A just transition away from coal in Australia

Since early November 2021, I have been leading a short project entitled ‘A Just transition away from coal in Australia’, funded by The British Academy as part of its Just Transitions Programme.

Building on my Leverhulme International Fellowship, Just Coal? this project is a collaboration with Prof. Susan Park and Dr. Robert MacNeil, both from the University of Sydney’s Department of Government & International Relations and the Sydney Environment Institute.

In this project, we are assembling evidence on how the ‘just transition’ from coal is being defined in Australia, exploring the challenges Australia will have to overcome to implement a ‘just transition’ from coal and developing a new broader approach to just transition which helps inform global efforts to justly achieve the climate action that is urgently needed.

Just coal?

I have recently been awarded a Leverhulme International Fellowship to work on a project entitled ‘Just coal? Examining how climate justice is mobilised in support of coal’. I’ve reproduced here the short summary of the research I’ll be doing, written for the the Leverhulme Trust’s May Newsletter:

An export coal loader in Queensland, Australia (Photo © G.A.S Edwards) An export coal loader in Queensland, Australia (Photo © G.A.S Edwards)

Coal and climate change

In this post I briefly summarise my recently-published paper by the same title, in which I address the question ‘What is the future of coal in the context of climate change?’. In the paper I

  1. Explore the changing geographies of coal consumption and production; and
  2. Review the academic literature, focussing on social science perspectives.

You can access the published version of the paper at https://doi.org/10.1002/wcc.607. Please contact me if you would like to read it but are unable to access it.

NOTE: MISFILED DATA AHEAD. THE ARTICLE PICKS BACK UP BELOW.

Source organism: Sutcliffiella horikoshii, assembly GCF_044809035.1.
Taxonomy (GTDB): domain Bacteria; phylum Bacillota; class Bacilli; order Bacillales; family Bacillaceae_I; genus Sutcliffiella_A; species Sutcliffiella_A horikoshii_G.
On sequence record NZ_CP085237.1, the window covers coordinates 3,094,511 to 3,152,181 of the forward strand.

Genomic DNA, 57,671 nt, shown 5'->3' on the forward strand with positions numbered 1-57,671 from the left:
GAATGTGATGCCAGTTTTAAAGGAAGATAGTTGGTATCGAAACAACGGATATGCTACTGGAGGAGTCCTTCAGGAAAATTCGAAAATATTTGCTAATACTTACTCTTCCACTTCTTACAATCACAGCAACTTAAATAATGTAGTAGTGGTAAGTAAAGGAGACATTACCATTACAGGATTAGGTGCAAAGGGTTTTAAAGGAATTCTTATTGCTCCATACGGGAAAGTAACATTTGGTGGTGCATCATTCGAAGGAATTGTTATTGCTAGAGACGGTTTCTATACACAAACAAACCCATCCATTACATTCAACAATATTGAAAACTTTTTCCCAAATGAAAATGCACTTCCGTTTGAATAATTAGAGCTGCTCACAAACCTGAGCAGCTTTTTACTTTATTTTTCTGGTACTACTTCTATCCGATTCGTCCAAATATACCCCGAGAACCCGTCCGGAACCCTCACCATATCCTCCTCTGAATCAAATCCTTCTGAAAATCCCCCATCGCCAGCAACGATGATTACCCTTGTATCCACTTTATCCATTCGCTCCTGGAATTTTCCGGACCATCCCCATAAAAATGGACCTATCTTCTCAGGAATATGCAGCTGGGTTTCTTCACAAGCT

Some tips for visitors to Delhi

This post has a simple purpose: to compile in one place some useful information for visitors to Delhi. Despite the plethora of travel blogs and websites these days, in the run-up to my recent trip I found it hard to sift the helpful and current information from the dated or just downright wrong advice. So these are my first-hand thoughts and experiences (with a few minor updates in bold italics from my July 2019 trip).

Extract text, join lines, and enclose in quotes on a Mac

My work involves a lot of reading and note-taking, and I regularly extract key quotes from papers I’m reading to store with the reference in my reference manager (most recently, Zotero). Academic papers are often multi-column PDFs, which means if you copy a key quotation you can waste a lot of time formatting, particularly manually removing line breaks, then enclosing the quote in “quotation marks”. So for a long time I’ve used TextWrangler to semi-automate this process. It’s a simple AppleScript which takes the content of the clipboard, pastes it into TextWranger, replaces line breaks with spaces, encloses the text in quotation marks, then cuts it back to the clipboard:

tell application "TextWrangler"
	replace "\\n" using " " searching in text 1 of window 1 options {search mode:grep, starting at top:true, wrap around:false, backwards:false, case sensitive:false, match words:false, extend selection:false}